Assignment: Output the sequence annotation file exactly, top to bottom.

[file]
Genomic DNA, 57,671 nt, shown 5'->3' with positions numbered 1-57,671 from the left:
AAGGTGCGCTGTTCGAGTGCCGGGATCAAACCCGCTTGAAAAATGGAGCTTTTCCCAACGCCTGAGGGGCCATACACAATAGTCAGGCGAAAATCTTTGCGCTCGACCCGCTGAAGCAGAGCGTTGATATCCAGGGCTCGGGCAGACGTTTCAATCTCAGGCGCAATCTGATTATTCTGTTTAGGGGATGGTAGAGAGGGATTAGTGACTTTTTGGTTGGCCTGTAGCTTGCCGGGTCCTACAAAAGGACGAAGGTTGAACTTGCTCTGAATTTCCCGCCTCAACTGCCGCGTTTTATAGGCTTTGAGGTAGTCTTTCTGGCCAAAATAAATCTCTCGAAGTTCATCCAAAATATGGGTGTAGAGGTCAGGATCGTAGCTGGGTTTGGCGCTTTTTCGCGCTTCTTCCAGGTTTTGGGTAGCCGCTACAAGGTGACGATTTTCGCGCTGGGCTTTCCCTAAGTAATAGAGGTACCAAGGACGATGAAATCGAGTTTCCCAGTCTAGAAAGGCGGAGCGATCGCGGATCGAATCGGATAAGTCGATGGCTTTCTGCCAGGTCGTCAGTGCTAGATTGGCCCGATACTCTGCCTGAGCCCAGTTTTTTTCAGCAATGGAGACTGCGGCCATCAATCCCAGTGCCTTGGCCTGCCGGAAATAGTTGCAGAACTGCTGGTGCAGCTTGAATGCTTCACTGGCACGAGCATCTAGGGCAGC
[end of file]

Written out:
Genomic DNA, 57,671 nt, shown 5'->3' with positions numbered 1-57,671 from the left:
AAGGTGCGCTGTTCGAGTGCCGGGATCAAACCCGCTTGAAAAATGGAGCTTTTCCCAACGCCTGAGGGGCCATACACAATAGTCAGGCGAAAATCTTTGCGCTCGACCCGCTGAAGCAGAGCGTTGATATCCAGGGCTCGGGCAGACGTTTCAATCTCAGGCGCAATCTGATTATTCTGTTTAGGGGATGGTAGAGAGGGATTAGTGACTTTTTGGTTGGCCTGTAGCTTGCCGGGTCCTACAAAAGGACGAAGGTTGAACTTGCTCTGAATTTCCCGCCTCAACTGCCGCGTTTTATAGGCTTTGAGGTAGTCTTTCTGGCCAAAATAAATCTCTCGAAGTTCATCCAAAATATGGGTGTAGAGGTCAGGATCGTAGCTGGGTTTGGCGCTTTTTCGCGCTTCTTCCAGGTTTTGGGTAGCCGCTACAAGGTGACGATTTTCGCGCTGGGCTTTCCCTAAGTAATAGAGGTACCAAGGACGATGAAATCGAGTTTCCCAGTCTAGAAAGGCGGAGCGATCGCGGATCGAATCGGATAAGTCGATGGCTTTCTGCCAGGTCGTCAGTGCTAGATTGGCCCGATACTCTGCCTGAGCCCAGTTTTTTTCAGCAATGGAGACTGCGGCCATCAATCCCAGTGCCTTGGCCTGCCGGAAATAGTTGCAGAACTGCTGGTGCAGCTTGAATGCTTCACTGGCACGAGCATCTAGGGCAGC